Regardless of your genre, it's critically important that your query, proposal, or manuscript has been professionally assessed and/or edited to maximize its publication potential. See the Fearless Manuscript Review service for more information.

Recommended books:

           

 

The Independent Press
Or you can research the rapidly growing field of the independent press, and find a publisher yourself who might not give you money up front but who is more likely to be loyal to your work over the long term. Agents generally don’t work with the smaller publishers because their advances are small or nonexistent, and agents live on their commissions.

The leading association of independent publishers in the US is the Independent Book Publishers Association (IBPA) at 627 Aviation Way, Manhattan Beach, CA 90266, phone (310) 372-2732 (www.ibpa-online.org). Another national group is the Small Publishers Association of North America (SPAN), P.O. Box 1306, Buena Vista, CO 81211, phone (719) 395-4790 (www.spannet.org).

 

Co-op or “POD” Publishing
A recent development in alternative publishing is the rise of co-op publishers, who charge authors fees for the production and publication of their works. This method is a step above traditional “vanity publishing,” in which authors bear the full cost of publication for a very small number of conventionally printed books.

Some co-op firms let you retain your own rights as the publisher, others do not. Most of them arrange for the printing of books via print-on-demand (POD) technology, meaning that books are produced only in the quantities ordered, eliminating the need to maintain inventory. If you plan to produce a single title that is likely to sell in low quantities (less than 1000 copies) POD production may be the most sensible route. Some authors now produce POD versions of their own books in order to promote them to conventional publishers.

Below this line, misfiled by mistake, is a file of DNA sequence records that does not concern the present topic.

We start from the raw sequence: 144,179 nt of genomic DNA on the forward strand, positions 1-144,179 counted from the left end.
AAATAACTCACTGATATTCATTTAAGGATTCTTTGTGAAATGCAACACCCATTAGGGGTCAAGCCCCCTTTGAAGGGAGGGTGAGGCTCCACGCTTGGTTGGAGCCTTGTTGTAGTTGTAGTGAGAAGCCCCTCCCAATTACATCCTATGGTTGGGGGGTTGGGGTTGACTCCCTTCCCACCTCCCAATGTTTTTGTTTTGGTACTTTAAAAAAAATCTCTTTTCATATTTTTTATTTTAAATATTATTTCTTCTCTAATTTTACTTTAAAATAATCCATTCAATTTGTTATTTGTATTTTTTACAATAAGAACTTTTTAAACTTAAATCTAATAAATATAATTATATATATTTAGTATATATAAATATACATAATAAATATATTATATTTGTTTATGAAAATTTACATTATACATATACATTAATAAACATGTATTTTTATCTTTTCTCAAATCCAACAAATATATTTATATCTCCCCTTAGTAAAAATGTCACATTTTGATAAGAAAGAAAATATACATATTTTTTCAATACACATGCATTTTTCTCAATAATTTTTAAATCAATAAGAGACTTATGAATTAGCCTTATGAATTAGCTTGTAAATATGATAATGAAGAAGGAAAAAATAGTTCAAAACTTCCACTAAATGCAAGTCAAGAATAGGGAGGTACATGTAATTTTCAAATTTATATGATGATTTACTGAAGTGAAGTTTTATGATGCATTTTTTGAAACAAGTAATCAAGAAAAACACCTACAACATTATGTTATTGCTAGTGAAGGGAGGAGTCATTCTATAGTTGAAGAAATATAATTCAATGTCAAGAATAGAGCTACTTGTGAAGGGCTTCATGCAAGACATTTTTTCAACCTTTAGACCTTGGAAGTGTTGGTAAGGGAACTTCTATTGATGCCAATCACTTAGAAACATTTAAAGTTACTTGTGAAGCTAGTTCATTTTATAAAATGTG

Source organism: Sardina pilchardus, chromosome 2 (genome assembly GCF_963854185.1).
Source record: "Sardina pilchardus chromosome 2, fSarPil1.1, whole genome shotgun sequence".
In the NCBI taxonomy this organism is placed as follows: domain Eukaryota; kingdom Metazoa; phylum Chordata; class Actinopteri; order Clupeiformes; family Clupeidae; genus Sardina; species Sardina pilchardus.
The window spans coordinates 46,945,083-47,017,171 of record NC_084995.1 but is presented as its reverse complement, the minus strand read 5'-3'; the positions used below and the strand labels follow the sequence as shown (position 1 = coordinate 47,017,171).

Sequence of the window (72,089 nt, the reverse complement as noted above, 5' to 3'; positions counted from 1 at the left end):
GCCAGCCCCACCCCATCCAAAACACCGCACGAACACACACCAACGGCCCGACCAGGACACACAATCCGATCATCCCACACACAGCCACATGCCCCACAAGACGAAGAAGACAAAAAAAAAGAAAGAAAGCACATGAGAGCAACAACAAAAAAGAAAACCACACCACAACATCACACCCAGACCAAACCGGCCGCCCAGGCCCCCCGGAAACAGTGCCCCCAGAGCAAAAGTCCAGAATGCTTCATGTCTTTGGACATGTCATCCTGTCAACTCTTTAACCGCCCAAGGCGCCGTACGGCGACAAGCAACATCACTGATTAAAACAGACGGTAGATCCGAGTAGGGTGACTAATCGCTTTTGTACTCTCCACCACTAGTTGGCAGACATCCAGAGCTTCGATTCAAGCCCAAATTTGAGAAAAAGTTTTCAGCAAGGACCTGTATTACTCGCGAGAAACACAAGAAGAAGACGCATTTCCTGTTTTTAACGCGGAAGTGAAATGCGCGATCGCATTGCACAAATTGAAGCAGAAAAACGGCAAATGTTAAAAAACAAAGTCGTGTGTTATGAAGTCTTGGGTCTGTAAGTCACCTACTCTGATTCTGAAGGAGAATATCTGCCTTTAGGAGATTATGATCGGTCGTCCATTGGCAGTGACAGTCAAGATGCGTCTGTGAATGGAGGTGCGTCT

Co-op publishers vary in the amount and quality of production and publicity services they provide, so it is important to check out their offers and contracts carefully. Keep in mind that you will do the lion’s share of publicity work for your book (although that’s often true even if you have a mainstream publisher!). If you are willing to invest in your work but don’t want to get involved in all the technical aspects of publishing yourself, working with a co-op firm may be the right way for you.

Survey and compare the following co-op publishers to get a feel for this new approach:

Here are two websites comparing the costs and benefits of various POD publishers:

Problems & Benefits of POD  •  PublishOnDemand.net

 

Electronic Publishing

Paper-free publishing is rapidly gaining public acceptance, and is on the way to becoming a significant economic force. If you need ink, paper, and binding for your work in order to feel like a real author, then this option is not for you — but there have been some notable commercial successes in this field. Some e-publishers also produce POD books, and some do not; some may be here today but gone tomorrow. Thus, make sure you have a thorough and up-to-date self-education in the field before committing your work to any particular firm.